Released on 13 February 2014.

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Mrs. Hemingway

A Richard and Judy Book Club Selection

3.8 based on 4362 ratings & 532 reviews on Goodreads.com

2014 Long-listed

International Dylan Thomas Prize

Synopsis

'Mrs. Hemingway is so beautifully written, and evocative, that I could not put it down until the last page.' – JoJo Moyes, author of Me Before You.

A Richard and Judy Book Club selection.

In the dazzling summer of 1926, Ernest Hemingway and his wife Hadley travel from their home in Paris to a villa in the south of France. They swim, play bridge and drink gin. But wherever they go they are accompanied by the glamorous and irrepressible Fife. Fife is Hadley’s best friend. She is also Ernest’s lover.

Hadley is the first Mrs. Hemingway, but neither she nor Fife will be the last. Over the ensuing decades, Ernest’s literary career will blaze a trail, but his marriages will be ignited by passion and deceit. Four extraordinary women will learn what it means to love the most famous writer of his generation, and each will be forced to ask herself how far she will go to remain his wife . . .

Luminous and intoxicating, Mrs. Hemingway by Naomi Wood portrays real lives with rare intimacy and plumbs the depths of the human heart.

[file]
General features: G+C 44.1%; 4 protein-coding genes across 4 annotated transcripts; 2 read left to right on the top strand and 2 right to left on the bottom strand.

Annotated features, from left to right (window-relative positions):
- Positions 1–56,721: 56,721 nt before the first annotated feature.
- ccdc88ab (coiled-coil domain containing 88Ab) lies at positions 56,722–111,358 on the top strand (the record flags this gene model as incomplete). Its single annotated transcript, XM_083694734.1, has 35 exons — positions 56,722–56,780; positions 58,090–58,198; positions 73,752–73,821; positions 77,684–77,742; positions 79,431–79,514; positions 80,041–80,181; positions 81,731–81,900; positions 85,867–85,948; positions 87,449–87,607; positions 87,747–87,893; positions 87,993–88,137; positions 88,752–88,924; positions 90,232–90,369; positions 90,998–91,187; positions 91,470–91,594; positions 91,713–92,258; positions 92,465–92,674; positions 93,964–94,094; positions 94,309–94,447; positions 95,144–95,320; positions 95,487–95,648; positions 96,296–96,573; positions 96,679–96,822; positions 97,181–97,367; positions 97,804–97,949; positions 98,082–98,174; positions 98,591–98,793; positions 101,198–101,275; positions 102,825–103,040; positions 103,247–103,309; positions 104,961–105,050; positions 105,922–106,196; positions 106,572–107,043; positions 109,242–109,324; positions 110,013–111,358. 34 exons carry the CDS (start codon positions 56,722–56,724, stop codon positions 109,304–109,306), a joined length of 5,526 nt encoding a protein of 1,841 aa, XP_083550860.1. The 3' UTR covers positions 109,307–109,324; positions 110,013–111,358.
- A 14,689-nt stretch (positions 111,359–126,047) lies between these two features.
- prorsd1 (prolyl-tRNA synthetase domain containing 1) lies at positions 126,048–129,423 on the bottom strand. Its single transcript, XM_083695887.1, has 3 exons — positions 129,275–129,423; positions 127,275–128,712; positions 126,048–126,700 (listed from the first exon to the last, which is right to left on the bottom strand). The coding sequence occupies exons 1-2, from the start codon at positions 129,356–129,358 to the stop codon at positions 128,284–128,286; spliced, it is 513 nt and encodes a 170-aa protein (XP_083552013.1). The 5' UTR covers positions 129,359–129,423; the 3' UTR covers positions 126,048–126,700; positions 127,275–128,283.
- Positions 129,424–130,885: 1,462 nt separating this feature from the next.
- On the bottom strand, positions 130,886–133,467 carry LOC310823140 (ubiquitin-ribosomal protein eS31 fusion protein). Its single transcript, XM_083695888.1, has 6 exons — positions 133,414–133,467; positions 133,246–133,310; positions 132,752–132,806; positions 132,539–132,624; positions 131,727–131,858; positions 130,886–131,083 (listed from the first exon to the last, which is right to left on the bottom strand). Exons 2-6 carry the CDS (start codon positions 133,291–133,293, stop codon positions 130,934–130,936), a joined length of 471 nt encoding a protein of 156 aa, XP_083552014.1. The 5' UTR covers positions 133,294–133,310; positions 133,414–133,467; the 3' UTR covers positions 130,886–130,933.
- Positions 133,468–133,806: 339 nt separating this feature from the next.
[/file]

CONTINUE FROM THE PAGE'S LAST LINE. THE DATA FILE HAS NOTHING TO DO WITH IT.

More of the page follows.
In the media

A fascinating, astutely observed, gorgeously written account of the Hemingway wives and their charismatic, enigmatic, troubled and troublesome husband. This is a gem of a book.
Z: A Novel of Zelda Fitzgerald
When the facts of a particular story are in the public domain, the characters lifted from history and the ending already written, what the reader needs is something magical to transport them into the beating heart of that story. In Mrs. Hemingway, Naomi Wood is one such magician. She quilts the facts together masterfully, seamlessly moving between past and present. But, it is the tiny details, the individual stitches, which she possesses with truly supernatural powers: sawdust, the tang of lime, the touch of silk on skin, champagne, cigarette smoke and the 'stirless air'; these are the things that breathe life into the overwhelming, irresistible love these four women felt for this one man, until it's almost as though Ernest Hemingway is in the room, asking the reader to love him too.
The Moment
Wood handsomely compares the varying degrees of reluctance with which each wife passed the baton to the next . . . Each of the female characters are rich creations
The Times